By business expert and contributor Sylvia Browder

A vehicle needs a tune up every two years or 30,000 miles whichever comes first.  The key to keeping a vehicle in good working conditions is scheduling regular maintenance.  Right? Well, just as your car needs scheduled care, so does your business.  According to Browder, founder of National Association of Women on the Rise, it is vital that entrepreneurs get in the habit of looking “under the hood” regularly.  That means reviewing your operations, marketing and financial processes.  So, are you performing regularly scheduled maintenance for your business? Here are 3 tips to tune-up your business.
Change the oil
Regularly changing your car’s engine oil and filter is one of the most important things you can do to keep your car running well.  Consistent maintenance to your business each year is equally important.  Take some time to look at your business processes.  Think about your accomplishments.  Is there room for improvement? Here are two ideas.
  • Reflect on the successes and failures of your professional and personal life.  Have you considered what changes you would like to implement this year? As women entrepreneurs, it is important to look for ways to improve work-life balance.  Take some time to reflect on your business’ progress and make plans on how you want you business to grow.
  • Reorganize to get rid of clutter.  What have you accumulated this past year that is hindering you from functioning at your optimal best? Write down all the things that are cluttering your mind, distorting your life’s vision.  Take each of the things on your list and ask yourself the following questions:
    1. Why am I holding on to this clutter?
    2. What purpose does it serve?
    3. How do I rid myself of it?
Clutter can be distracting while adding to the chaos in our lives.
Check engine light
The “check engine” light is part of your vehicle’s on board diagnostics (OBD) system.  If a problem is in the electronic-control system doesn’t ‘fix’ itself, the computer that controls the OBD turns on a yellow warning indicator that’s labeled “check engine.”  Ignore the warning and you could damage expensive components.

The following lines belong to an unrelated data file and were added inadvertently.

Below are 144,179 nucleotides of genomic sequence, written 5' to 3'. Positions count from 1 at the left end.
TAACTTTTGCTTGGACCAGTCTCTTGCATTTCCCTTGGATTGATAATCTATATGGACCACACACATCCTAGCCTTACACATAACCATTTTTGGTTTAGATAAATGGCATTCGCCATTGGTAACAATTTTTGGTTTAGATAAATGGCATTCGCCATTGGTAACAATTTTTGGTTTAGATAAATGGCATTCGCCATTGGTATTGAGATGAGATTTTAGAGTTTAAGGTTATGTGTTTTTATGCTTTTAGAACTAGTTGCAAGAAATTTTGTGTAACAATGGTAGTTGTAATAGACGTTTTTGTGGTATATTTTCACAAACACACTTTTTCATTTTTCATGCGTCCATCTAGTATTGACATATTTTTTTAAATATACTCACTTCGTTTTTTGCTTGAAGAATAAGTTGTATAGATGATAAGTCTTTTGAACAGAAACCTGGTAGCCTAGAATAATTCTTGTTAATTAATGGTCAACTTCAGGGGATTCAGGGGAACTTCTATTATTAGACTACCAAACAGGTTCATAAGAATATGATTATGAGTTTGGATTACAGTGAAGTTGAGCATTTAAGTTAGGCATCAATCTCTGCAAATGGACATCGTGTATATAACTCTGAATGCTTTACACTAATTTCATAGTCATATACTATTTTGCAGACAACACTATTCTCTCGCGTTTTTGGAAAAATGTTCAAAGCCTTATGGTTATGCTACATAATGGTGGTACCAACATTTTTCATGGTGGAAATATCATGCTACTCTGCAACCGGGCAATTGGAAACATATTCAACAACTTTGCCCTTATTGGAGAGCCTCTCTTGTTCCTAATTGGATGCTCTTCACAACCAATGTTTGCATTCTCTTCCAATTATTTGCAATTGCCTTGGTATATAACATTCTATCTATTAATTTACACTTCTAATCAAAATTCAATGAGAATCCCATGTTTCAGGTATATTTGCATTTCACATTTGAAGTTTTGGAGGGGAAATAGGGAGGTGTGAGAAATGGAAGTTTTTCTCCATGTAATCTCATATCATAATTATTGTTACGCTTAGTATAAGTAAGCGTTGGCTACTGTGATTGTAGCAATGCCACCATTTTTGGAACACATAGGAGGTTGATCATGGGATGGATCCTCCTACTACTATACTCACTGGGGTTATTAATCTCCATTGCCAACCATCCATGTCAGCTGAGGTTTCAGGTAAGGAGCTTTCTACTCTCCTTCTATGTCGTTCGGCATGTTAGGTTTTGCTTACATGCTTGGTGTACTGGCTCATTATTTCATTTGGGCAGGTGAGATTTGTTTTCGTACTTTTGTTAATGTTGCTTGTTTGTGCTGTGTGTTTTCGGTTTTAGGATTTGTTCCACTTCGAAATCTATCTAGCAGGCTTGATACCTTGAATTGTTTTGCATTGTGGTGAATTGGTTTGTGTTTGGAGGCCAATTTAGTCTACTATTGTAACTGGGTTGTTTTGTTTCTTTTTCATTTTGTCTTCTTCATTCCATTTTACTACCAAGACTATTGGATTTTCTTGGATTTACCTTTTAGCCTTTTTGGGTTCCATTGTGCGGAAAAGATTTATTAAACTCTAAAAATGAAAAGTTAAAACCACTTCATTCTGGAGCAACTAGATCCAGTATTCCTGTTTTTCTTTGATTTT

Just as your engine is vital to your vehicle, your clients are the engine that drives the success in your business.  Do you know who your clients are? Have you refined your target market (clients) to increase your bottom line? We all know that the success of your business depends on making sales.  To identify your target client, ask yourself the following questions:
  1. Do you know who your customers will be?
  2. Do you understand their needs?
  3. Will you offer the kinds of services that they will buy?
  4. Will your prices be competitive?
  5. Do you understand how your business compares with your competitors?
  6. Will your business be conveniently located? 
By refining your target market, you are ensuring the success of your business!
Balance the tires
Balanced tires are imperative to safe driving.  When the tires are out of balance, they place pressure on the bearings, shocks and other parts of the wheel assembly.  When your business is out of balance, you can lose current and potential clients which can cause the loss of revenue or worse, your business!
Is your business running smoothly? Re-examine contracts with your suppliers such as telephone service, business, and life insurance policies.  Look for ways to cut costs.  Check out your current memberships; local chambers and business and civic associations to make sure you are getting the most for your money.  In addition:
  • Create new revenue streams
  • Find innovative ways to promote your business and attract potential clients. 
In conclusion, by taking control of your business and keeping and keeping it running at peak performance, you will increase your chances for success and profitability!
WANT TO USE THIS ARTICLE IN YOUR E-ZINE OR WEBSITE? You can, as long as you include this complete blurb with it: Sylvia Browder is founder of National Association of Women on the Rise, a virtual community for aspiring and established women entrepreneurs.  The association’s mission is to provide professional and personal resources while uplifting and empowering women entrepreneurs through collaboration, education, mentoring, spiritual and peer support, leadership and networking.  She has serves as an online volunteer SCORE counselor since 2004.  For FREE weekly articles go to Sylvia Browder’s Blog for Women Entrepreneurs,  She can be contacted at
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